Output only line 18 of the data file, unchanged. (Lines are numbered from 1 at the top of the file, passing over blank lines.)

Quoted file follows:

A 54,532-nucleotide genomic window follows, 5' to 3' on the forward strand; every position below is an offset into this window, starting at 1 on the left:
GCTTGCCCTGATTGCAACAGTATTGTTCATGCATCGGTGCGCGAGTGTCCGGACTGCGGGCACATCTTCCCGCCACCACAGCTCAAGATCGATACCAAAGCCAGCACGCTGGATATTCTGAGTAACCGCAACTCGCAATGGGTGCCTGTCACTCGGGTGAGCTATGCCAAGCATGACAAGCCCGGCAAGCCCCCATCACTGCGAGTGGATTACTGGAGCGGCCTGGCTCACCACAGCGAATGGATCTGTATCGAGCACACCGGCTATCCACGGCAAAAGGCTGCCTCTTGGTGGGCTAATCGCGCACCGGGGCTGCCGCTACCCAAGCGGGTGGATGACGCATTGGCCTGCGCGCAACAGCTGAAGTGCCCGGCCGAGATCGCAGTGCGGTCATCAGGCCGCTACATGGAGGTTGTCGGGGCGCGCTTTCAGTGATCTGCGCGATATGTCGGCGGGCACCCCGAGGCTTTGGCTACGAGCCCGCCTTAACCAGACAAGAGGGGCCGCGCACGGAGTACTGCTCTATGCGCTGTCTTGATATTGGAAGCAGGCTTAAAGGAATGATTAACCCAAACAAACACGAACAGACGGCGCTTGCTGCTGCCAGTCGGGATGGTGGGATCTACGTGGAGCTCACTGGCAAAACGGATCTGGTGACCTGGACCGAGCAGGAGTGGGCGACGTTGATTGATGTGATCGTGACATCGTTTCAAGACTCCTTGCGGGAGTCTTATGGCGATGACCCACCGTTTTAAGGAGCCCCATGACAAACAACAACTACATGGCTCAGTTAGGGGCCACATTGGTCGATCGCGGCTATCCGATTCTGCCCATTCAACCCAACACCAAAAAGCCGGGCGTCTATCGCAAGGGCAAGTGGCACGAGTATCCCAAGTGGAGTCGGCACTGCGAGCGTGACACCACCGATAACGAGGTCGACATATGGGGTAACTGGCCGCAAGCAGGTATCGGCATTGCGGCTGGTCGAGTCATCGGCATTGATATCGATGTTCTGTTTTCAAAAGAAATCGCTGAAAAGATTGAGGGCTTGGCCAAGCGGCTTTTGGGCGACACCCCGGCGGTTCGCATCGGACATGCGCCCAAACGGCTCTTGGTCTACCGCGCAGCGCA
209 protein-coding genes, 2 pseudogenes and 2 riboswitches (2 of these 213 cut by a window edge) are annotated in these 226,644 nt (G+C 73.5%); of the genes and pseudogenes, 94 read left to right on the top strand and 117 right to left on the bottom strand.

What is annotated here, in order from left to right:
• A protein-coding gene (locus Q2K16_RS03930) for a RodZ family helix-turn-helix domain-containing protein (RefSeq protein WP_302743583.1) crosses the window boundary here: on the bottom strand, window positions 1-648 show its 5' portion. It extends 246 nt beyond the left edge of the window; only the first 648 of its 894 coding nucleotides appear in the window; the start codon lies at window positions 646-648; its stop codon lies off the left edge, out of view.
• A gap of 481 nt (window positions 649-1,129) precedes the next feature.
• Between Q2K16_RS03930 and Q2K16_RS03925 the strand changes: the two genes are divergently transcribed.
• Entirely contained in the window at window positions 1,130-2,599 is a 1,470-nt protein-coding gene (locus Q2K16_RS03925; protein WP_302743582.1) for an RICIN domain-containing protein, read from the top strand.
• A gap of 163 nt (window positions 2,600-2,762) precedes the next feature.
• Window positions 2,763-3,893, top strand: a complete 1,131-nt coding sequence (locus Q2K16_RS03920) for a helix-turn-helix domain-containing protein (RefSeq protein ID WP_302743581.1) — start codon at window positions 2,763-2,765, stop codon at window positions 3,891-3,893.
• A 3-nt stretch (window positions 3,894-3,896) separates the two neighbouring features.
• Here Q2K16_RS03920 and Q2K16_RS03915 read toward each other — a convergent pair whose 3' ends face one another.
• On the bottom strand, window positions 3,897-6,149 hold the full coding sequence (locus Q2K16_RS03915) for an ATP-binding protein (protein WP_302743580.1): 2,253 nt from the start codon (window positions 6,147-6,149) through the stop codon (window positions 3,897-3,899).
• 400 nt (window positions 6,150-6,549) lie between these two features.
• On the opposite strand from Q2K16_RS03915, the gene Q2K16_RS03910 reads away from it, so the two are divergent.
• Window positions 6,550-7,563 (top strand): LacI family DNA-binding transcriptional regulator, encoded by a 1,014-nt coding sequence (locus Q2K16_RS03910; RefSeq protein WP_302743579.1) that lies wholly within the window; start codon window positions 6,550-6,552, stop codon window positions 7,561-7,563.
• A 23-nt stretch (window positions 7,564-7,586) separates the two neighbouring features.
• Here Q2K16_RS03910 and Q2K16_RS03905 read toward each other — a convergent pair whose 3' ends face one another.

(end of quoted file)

• Here Q2K16_RS03910 and Q2K16_RS03905 read toward each other — a convergent pair whose 3' ends face one another.